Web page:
The reemergence of international criminal courts in the last sixteen years has attracted considerable scholarly attention. Indeed, international criminal courts are unique legal institutions: although international in their character, they share many features with national courts. In fact, international criminal law represents an area of legal activity where international law approximates national law, and interacts with it closely. Moreover, international criminal courts arguably serve as the lynchpin of the Post-Cold War international legal system, and their success or failure can be viewed as a litmus test for the actual ability of the international community to achieve important policy goals through "rule of law" institutions.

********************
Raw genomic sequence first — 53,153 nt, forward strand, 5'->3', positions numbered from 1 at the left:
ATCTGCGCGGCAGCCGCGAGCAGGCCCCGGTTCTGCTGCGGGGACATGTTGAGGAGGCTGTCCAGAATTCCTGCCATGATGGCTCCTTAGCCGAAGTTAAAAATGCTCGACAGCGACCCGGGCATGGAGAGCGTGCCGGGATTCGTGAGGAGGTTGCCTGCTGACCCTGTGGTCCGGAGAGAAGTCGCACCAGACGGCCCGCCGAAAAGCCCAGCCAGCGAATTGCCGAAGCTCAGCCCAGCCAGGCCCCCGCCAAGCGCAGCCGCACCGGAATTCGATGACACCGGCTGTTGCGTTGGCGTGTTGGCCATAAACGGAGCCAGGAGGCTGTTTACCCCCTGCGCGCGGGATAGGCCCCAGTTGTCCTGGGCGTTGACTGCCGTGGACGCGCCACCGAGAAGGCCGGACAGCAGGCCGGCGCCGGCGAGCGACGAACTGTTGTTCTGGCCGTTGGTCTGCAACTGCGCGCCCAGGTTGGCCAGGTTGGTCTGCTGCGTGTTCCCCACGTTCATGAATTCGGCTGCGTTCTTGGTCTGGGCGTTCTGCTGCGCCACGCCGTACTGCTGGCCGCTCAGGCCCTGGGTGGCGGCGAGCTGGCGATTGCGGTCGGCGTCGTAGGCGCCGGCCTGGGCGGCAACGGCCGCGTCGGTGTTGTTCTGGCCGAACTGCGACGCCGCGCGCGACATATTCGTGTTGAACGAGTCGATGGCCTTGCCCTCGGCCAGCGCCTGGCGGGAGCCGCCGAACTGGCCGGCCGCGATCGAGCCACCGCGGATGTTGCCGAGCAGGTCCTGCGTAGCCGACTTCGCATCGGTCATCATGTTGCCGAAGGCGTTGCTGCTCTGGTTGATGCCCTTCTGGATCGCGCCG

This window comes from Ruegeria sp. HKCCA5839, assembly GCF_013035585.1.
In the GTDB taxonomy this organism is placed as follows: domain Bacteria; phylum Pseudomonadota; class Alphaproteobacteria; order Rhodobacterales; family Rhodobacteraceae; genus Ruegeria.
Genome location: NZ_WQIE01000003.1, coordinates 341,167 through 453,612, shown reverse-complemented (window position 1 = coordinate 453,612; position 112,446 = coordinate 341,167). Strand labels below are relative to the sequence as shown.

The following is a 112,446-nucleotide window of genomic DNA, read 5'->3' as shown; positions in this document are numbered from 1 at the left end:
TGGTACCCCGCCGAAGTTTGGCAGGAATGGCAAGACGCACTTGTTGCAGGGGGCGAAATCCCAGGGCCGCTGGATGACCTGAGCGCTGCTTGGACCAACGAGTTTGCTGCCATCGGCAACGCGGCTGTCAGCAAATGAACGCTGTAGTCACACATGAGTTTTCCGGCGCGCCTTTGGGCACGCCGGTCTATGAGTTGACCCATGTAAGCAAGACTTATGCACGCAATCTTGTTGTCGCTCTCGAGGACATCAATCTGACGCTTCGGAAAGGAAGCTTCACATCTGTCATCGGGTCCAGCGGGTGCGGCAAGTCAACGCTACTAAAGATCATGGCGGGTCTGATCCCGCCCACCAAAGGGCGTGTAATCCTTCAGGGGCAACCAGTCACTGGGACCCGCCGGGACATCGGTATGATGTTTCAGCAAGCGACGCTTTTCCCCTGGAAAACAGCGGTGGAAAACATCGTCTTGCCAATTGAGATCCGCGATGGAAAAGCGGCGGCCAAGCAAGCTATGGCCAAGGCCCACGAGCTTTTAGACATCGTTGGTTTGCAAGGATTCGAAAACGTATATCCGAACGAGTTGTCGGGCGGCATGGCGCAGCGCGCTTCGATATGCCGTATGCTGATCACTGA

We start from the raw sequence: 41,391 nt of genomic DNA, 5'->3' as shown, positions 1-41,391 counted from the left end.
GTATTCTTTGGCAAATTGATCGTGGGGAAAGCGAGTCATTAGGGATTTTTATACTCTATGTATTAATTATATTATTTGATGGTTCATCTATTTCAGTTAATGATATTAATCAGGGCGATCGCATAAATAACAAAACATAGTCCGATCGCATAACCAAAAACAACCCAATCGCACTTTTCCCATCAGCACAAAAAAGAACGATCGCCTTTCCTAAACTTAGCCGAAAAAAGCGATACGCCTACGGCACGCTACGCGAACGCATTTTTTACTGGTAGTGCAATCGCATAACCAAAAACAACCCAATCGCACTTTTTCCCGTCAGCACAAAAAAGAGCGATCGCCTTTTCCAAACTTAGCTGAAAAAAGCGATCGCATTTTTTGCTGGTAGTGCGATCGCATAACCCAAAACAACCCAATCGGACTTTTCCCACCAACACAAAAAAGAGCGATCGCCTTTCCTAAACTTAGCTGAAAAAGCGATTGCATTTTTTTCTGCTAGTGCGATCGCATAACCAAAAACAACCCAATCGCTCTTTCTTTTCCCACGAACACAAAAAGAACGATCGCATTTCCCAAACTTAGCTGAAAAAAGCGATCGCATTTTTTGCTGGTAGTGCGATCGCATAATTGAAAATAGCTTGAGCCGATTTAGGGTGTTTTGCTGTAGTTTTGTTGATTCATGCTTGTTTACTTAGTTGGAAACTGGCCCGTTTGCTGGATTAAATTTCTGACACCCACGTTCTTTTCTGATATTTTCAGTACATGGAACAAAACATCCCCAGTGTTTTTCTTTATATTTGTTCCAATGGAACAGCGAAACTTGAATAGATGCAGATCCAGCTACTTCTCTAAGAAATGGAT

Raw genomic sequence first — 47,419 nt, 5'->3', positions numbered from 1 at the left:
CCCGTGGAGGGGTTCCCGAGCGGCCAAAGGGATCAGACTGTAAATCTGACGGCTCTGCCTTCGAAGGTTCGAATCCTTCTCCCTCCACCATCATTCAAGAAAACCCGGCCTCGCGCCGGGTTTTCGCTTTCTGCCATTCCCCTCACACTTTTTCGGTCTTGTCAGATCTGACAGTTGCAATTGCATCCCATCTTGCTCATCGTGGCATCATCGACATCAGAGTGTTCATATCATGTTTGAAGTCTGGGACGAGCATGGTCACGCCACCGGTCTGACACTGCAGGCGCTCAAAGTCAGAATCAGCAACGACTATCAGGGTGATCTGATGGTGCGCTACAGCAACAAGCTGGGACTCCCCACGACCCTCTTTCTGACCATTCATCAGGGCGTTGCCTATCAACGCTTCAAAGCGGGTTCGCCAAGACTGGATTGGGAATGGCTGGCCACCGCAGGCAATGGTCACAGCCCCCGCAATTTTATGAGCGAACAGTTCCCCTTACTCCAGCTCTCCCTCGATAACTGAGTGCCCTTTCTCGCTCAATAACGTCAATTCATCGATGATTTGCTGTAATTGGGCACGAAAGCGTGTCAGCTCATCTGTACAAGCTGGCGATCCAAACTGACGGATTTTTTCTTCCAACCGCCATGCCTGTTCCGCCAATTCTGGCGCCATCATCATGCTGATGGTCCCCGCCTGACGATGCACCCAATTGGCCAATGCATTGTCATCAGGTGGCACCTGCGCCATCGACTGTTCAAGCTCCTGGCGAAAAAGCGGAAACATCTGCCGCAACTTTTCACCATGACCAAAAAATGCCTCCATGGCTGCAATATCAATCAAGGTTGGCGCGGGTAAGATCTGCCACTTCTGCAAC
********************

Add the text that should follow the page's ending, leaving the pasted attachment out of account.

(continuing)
This seminar explores the creation, function, and operation of international criminal courts, from the International Military Tribunal in Nuremberg to the International Criminal Court. It also covers hybrid courts and national courts exercising universal jurisdiction, focusing in particular on systematic problems and theoretical issues related to the work of international criminal courts. The seminar traces the development of criminal law as a method for enforcing international law, and the move away from the national to the international (and the hybrid). It explores questions of judicial structure, examining the makeup of international criminal courts, their jurisdiction, applicable law, and procedure. A major portion of the seminar addresses the actual performance of international criminal courts, using organizing themes such as judicial independence, normative development, and interplay with national courts.